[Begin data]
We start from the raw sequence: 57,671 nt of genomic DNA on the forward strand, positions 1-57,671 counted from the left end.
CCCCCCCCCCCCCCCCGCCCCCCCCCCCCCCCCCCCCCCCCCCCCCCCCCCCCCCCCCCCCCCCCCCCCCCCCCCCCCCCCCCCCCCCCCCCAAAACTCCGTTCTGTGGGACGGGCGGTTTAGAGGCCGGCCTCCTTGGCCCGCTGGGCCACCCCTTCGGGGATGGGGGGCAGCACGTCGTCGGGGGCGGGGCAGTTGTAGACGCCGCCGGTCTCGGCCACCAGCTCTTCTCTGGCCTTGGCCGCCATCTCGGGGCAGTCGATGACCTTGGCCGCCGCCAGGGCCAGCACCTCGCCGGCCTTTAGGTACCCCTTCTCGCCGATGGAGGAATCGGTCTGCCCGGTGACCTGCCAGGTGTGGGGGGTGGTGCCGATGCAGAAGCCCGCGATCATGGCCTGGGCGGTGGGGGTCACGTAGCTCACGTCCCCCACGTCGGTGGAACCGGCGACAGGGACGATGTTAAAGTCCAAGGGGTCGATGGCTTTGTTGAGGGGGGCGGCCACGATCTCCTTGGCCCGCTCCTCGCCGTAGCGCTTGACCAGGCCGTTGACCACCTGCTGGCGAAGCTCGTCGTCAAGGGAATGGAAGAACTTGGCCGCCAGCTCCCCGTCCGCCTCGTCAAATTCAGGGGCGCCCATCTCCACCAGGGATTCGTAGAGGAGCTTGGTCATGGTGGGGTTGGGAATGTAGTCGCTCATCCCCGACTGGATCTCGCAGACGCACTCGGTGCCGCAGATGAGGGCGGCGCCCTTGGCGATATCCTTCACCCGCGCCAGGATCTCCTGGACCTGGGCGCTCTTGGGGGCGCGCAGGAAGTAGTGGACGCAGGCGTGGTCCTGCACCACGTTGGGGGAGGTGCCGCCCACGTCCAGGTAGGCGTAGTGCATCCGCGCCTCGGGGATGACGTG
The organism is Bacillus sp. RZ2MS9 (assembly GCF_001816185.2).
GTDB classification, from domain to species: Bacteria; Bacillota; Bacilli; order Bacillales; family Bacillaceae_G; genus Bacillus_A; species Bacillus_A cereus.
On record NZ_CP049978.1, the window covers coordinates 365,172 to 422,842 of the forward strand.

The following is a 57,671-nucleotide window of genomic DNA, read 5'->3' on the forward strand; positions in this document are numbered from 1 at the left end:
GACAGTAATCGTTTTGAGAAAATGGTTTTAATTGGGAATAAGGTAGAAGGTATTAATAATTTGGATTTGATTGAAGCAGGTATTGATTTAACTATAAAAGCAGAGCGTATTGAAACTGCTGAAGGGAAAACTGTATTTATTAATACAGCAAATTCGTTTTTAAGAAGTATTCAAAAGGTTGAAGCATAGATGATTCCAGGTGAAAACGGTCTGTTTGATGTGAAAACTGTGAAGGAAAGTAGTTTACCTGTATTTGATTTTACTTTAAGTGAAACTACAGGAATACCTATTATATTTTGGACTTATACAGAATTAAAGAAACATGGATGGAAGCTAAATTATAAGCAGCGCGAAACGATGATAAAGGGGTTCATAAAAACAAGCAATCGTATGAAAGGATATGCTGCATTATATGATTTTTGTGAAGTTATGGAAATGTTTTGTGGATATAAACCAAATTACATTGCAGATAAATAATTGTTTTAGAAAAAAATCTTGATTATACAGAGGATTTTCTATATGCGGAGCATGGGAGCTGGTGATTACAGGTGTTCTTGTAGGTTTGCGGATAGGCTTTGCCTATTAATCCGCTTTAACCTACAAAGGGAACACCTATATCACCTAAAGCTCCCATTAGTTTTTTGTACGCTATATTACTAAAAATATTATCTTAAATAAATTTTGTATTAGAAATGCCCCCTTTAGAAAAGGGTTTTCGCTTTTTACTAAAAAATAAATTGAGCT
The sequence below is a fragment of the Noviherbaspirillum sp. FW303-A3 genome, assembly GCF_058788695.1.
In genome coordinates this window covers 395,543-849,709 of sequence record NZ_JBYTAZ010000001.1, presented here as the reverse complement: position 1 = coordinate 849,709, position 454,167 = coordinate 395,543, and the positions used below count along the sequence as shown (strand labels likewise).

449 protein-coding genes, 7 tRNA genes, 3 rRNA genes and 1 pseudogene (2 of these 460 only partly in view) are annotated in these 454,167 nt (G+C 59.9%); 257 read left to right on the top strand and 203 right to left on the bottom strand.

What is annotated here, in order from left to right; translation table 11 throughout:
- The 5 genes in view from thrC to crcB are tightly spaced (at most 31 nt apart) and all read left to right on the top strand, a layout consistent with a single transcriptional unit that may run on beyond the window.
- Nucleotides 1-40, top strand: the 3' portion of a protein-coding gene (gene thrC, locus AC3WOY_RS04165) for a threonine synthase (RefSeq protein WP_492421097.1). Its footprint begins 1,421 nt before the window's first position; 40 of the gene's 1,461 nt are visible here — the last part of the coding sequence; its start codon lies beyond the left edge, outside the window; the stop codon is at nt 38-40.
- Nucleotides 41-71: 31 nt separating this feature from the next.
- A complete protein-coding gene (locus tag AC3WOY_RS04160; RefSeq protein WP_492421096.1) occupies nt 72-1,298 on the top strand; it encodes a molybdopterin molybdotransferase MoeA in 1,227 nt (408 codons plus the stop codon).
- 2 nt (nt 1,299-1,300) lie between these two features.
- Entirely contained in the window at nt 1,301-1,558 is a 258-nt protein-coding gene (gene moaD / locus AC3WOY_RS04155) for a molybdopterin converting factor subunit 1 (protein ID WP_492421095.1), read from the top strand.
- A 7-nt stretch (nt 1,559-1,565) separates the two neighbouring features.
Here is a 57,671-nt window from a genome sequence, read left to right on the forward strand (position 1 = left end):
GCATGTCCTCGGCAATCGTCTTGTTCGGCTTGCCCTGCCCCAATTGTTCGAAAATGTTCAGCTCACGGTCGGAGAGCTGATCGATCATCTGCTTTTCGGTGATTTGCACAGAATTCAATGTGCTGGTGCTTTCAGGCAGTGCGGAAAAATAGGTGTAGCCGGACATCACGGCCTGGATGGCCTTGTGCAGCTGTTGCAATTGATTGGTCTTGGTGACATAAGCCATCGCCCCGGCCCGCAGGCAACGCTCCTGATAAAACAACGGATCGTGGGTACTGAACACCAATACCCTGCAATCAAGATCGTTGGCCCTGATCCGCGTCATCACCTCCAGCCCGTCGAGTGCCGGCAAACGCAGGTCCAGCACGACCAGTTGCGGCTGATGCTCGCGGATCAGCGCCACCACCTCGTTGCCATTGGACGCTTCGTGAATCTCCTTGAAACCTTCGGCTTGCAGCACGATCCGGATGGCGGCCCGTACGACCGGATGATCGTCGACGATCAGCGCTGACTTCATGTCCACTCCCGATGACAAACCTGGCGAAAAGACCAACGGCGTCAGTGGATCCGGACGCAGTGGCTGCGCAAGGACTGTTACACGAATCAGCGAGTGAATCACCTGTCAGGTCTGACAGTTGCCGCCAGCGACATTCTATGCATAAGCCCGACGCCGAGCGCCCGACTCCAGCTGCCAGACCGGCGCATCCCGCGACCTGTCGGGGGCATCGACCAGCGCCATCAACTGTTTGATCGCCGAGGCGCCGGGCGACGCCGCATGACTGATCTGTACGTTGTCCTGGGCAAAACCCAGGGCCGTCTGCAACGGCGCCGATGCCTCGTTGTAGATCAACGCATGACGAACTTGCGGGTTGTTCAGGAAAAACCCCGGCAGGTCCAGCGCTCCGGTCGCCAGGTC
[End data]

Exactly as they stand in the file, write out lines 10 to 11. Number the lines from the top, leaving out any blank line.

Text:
449 protein-coding genes, 7 tRNA genes, 3 rRNA genes and 1 pseudogene (2 of these 460 only partly in view) are annotated in these 454,167 nt (G+C 59.9%); 257 read left to right on the top strand and 203 right to left on the bottom strand.

What is annotated here, in order from left to right; translation table 11 throughout: